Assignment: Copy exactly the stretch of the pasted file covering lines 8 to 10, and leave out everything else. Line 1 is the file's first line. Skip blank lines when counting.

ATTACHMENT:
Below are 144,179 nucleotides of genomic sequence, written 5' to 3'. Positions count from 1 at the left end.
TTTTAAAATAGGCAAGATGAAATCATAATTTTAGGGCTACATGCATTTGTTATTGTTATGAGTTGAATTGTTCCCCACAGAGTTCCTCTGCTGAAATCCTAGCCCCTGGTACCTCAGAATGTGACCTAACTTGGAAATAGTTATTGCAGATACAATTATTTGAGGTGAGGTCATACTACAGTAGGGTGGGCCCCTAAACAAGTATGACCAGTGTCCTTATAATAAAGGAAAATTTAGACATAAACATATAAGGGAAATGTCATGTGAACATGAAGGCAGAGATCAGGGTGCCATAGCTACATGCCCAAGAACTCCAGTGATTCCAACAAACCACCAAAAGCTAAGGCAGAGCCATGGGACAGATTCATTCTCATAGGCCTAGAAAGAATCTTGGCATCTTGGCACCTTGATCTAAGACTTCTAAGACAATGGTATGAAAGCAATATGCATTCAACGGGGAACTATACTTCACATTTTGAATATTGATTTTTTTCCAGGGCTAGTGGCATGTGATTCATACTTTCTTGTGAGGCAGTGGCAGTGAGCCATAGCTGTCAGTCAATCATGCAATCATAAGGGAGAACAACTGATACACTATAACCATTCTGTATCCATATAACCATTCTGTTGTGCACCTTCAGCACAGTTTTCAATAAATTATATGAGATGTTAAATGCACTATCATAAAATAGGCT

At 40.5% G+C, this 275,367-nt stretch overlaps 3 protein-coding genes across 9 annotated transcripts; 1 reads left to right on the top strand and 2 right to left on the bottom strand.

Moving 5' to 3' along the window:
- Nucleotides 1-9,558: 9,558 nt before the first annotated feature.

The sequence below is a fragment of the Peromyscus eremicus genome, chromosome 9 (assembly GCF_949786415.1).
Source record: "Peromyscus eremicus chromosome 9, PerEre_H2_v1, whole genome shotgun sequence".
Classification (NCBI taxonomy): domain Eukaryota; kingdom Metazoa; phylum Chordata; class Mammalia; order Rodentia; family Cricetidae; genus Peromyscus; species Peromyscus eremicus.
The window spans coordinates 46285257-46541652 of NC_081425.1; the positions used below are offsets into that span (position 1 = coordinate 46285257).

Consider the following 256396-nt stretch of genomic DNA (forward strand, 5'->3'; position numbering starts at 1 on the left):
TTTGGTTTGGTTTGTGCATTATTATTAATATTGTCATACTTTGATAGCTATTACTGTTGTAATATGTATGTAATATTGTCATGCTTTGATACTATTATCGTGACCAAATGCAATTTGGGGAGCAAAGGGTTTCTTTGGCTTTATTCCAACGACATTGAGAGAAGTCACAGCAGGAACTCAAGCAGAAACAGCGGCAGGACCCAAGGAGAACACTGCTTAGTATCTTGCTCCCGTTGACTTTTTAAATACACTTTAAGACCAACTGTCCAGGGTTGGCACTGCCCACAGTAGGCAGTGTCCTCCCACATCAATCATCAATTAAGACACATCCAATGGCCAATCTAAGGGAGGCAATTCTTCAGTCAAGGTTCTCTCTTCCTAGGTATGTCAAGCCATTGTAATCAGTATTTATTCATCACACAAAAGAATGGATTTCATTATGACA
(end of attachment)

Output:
Classification (NCBI taxonomy): domain Eukaryota; kingdom Metazoa; phylum Chordata; class Mammalia; order Rodentia; family Cricetidae; genus Peromyscus; species Peromyscus eremicus.
The window spans coordinates 46285257-46541652 of NC_081425.1; the positions used below are offsets into that span (position 1 = coordinate 46285257).

Consider the following 256396-nt stretch of genomic DNA (forward strand, 5'->3'; position numbering starts at 1 on the left):